The Adaptive Reuse protocol developed by the students working on this project could be used by buyers and regulators as part of the analysis of the site redevelopment opportunities. It is important to undertake a study to evaluate the best means and methods to repurpose the concrete slab and foundations and to develop appropriate engineering/architectural solution(s) or design alternatives. Typically, overall construction costs are less for Adaptive Reuse, but the process may be labor intensive and may take longer than new construction. RACER and DEQ believe a site analysis to evaluate adaptive reuse tools at the Willow Run Facility is an important step to better understanding alternative redevelopment options.
Some issues for adaptive reuse of existing concrete slabs at a site of contamination that RACER and DEQ are interested in reviewing include:
- Develop a protocol for environmental health and safety, geotechnical and structural testing requirements (Concrete and Civil engineering knowledge needed)
- Survey of and evaluation of Michigan’s experience (and maybe nationwide) with adaptive reuse of concrete floors.
- Building Design – what are the specifications and how might the existing slab be tested to demonstrate these specifications (Mechanical and Civil engineering knowledge needed)
- Communication of adaptive reuse site development opportunities and specifications to stakeholders: Regulators, Local Units of Government, developers, engineers, architects and general public
- Cost analysis to implement the protocol
Based on consultation with the Faculty Advisor and after the initial review meeting with the Advisory Group a scope
will be defined that can be completed in two semesters. Design Reviews will be presented to the entire Advisory Group. Student work will be independent of (but complementary) to primary project work currently undertaken by CRA.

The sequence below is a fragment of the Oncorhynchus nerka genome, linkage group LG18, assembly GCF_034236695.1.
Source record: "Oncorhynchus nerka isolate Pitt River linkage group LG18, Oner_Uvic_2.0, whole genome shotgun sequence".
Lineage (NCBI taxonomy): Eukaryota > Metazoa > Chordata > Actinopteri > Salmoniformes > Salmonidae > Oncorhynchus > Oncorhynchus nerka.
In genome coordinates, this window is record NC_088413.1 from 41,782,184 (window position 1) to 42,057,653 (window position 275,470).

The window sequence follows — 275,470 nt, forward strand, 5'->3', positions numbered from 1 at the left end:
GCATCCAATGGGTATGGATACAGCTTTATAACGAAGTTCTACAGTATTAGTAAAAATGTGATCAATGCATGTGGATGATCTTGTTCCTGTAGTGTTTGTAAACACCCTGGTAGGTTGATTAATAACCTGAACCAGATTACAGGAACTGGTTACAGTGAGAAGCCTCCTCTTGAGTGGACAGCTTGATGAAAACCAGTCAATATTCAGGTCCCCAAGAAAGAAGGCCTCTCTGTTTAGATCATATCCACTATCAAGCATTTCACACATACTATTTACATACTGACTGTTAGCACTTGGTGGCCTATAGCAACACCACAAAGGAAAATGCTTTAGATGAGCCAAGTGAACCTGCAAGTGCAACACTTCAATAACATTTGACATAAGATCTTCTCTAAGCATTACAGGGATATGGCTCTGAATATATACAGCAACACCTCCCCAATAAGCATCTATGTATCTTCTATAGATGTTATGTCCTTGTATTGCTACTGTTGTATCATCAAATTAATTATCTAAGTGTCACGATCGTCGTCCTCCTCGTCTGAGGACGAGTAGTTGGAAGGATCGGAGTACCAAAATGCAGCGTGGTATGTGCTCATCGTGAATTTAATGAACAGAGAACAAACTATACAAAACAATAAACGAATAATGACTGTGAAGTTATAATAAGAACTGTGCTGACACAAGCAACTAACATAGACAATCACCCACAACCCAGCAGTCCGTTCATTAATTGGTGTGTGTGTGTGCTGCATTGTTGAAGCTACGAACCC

Final reports will include a description of the conditions under which a concrete floor system can serve as a method for containing contaminated soils and also repurposed as a foundation and building floor. Site drawings and conceptual layouts of the proposed system and any applicable recommendations are expected as well as a survey of successful repurposing or reuse of existing slabs/foundations..
An Advisory Group to support the team will include the MDEQ site manager (Kevin Lund), Conestoga Rovers & Associates (“CRA”) lead representative (Beth Landale), RACER Cleanup Manager (Grant Trigger), and RACER Deputy Redevelopment Manager (Patricia A. Spitzley).
Grant Trigger: Mr. Trigger manages all aspects of site investigations; design and implementation of remedial project work; and integrating remedial project work with redevelopment activities at Trust properties in Michigan. Mr. Trigger is a professional engineer, environmental attorney, and adjunct professor of Law at the University Of Detroit School Of Law. He also serves on the Executive Council of the Michigan Chapter of the National Brownfield Association.